Sometimes perfection is paradoxically a flaw: I remember my disappointment at a professional performance of Britten's "Saint Nicolas", which was simply too smooth for its own good. Britten was writing for a non-select choir drawn from several schools, undoubtedly not fully consistent in tone or tuning and almost certainly quite raw in quality, and he had built that expectation into his writing. What did Bach want? What did he expect? What did he get? How much of this do we know? How much can we reasonably deduce? These questions might be considered when we discuss what size or kind of choir is "ideal" for his music.

John Howell wrote (December 5, 2001):
< Alan Jones wrote: Reading the words of Bach's submission to the City Council, one senses something short of perfection . . .>
But we know that he wrote to ask for better support and to ask them to keep their noses out of the admission of students. Of course he painted as negative a picture as he could. I have always believed that Bach knew exactly what he could expect from his musicians, boys and men, and that we can judge their capabilities by the notes he wrote for them.

< Perhaps, as he wrote, Bach heard in his head not the actual fifty singers he had to divide each week among his four churches, but an angelic choir such as his ears had never known: >
I could accept that in terms of his completed B Minor Mass (BWV 232), which he never heard performed. But for the workaday cantatas he had to be intensely practical. He wouldn't have written what he knew couldn't be learned and performed. And he had to plan his weekly schedule of rehearsals very carefully--and compose in such a way that the music could be learned during those rehearsals. Certainly he had knowledge of other earthly choirs and a pretty good idea of what the best could sound like, but that doesn't mean that we can automatically assume that his choirs, when healthy and at full strength, were not as good as or even better than those choirs or today's.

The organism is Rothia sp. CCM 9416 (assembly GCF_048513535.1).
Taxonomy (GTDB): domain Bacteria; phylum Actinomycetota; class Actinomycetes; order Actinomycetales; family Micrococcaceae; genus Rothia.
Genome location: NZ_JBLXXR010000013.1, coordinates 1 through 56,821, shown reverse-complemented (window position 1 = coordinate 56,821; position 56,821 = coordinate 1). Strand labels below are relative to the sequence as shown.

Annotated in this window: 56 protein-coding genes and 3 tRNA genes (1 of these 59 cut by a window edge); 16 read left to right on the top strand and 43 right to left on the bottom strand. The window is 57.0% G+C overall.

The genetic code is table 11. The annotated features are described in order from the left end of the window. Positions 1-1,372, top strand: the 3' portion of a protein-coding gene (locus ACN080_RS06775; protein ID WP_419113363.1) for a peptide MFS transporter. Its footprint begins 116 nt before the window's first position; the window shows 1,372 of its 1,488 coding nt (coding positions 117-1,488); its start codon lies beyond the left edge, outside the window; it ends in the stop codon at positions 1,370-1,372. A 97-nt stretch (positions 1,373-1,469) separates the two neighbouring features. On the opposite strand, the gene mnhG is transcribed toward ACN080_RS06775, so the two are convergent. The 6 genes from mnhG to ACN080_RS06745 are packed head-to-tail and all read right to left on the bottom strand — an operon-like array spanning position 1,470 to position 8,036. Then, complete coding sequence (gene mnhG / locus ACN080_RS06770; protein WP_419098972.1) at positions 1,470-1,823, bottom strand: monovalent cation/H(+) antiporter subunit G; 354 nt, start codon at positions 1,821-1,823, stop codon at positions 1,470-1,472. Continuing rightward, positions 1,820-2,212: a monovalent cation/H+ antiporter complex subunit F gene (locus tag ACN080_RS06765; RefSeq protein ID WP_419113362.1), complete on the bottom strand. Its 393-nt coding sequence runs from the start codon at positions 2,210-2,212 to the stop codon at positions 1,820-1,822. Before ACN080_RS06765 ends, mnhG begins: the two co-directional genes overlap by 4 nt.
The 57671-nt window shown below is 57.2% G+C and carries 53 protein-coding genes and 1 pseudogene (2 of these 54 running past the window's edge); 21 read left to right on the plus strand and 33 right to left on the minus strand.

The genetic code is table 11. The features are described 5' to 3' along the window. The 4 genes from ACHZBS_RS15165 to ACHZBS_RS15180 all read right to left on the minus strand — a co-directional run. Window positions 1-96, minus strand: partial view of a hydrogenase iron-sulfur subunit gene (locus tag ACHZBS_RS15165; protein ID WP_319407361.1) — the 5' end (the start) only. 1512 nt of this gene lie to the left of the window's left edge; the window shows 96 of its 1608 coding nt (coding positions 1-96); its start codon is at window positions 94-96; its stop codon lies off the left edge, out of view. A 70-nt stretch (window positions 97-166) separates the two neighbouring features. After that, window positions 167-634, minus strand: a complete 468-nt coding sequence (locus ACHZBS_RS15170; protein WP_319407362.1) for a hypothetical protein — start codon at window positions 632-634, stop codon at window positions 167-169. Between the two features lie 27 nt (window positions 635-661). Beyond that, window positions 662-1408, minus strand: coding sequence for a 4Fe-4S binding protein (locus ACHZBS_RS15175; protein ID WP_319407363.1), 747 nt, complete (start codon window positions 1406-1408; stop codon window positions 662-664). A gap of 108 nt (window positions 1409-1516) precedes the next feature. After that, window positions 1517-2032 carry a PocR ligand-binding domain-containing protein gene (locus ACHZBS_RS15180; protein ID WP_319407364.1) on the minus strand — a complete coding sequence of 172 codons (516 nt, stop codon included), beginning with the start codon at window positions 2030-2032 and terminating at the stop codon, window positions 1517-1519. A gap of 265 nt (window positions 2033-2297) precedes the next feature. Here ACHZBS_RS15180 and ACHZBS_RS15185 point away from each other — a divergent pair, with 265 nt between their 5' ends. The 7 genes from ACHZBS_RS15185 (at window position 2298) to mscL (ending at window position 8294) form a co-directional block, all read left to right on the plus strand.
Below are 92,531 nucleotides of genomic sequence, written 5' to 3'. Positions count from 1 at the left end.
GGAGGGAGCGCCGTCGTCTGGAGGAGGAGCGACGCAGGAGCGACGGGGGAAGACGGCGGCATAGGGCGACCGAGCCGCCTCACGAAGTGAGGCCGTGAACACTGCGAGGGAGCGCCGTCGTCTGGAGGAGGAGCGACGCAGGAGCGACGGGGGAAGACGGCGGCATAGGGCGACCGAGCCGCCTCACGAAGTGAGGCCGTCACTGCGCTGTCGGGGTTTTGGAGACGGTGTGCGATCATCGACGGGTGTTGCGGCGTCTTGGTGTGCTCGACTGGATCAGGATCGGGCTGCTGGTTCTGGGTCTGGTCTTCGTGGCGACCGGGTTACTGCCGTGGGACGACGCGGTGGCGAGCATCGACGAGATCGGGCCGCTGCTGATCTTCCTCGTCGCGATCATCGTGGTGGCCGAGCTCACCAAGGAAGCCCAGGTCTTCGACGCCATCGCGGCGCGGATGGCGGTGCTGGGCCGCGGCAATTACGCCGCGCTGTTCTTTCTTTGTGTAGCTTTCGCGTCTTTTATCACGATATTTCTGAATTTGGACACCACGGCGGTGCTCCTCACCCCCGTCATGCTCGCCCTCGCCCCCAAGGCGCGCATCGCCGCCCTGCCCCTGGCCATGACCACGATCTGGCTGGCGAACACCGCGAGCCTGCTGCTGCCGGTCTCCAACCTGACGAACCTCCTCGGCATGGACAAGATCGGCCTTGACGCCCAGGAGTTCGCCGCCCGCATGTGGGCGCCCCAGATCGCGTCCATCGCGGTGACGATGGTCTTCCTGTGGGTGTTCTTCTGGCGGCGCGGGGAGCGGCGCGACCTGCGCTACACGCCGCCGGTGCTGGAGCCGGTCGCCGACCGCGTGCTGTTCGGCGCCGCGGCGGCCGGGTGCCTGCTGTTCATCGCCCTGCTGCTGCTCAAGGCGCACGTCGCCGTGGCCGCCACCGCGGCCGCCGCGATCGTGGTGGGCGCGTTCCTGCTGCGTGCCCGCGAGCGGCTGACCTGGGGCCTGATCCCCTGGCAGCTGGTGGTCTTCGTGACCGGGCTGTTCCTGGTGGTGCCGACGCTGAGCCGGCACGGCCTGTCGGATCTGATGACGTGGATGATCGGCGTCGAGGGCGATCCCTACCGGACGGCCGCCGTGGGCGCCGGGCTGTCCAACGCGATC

< What did Bach want? >
To satisfy his patron, his God, and his own musicianship and craftsmanship.

< What did he expect? >
He knew his singers and instrumentalists inside and out. He expected their best craftsmanship just as he took pride in his own.

< What did he get? >
Pure speculation, of course, but it is telling that while the Town Council saw fit to criticize him for any number of things, poor music or poor performances were NOT included. And outside the politics of the 1730 memo, he did not criticize his own musicians that I'm aware of.

< How much of this do we know? How much can we reasonably deduce? >
Know? Very little, of course. Deduce? Quite a lot, keeping in mind that we could be just as easily led astray as the late 19th century scholars who came up witha chronology of works that "proved" Bach became more religious as he got older. The discoveries of the New Bach Chronology don't refute that proposition, but they do show the circular reasoning in the original chronology.

< These questions might be considered when we discuss what size or kind of choir is "ideal" for his music. >
But I don't think that's what we're discussing. The question comes back to what actually happened, what did he actually do, and what did it sound like. To some of us, that defines "ideal." To Rifkin or those who prefer the Mormon Tabernacle Choir, it is merely a starting point as they search for a different "ideal." Bach can be interpreted in many ways without in any sense destroying the integrity of his music. The same can be said of many Beatle songs!

John Howell wrote (December 6, 2001):
[To Douglas Neslund] I can see your point, although those who have followed him certainly use the term freely. Like many innovators, Kodaly did not reinvent the wheel. He deliberately searched for the most successful and effective music teaching methods in Europe. He adopted them. But it is the way he put them together in a new and very effective way, combined with his belief that the folk music of a people is their musical "mother tongue," that we can consider to be his "method."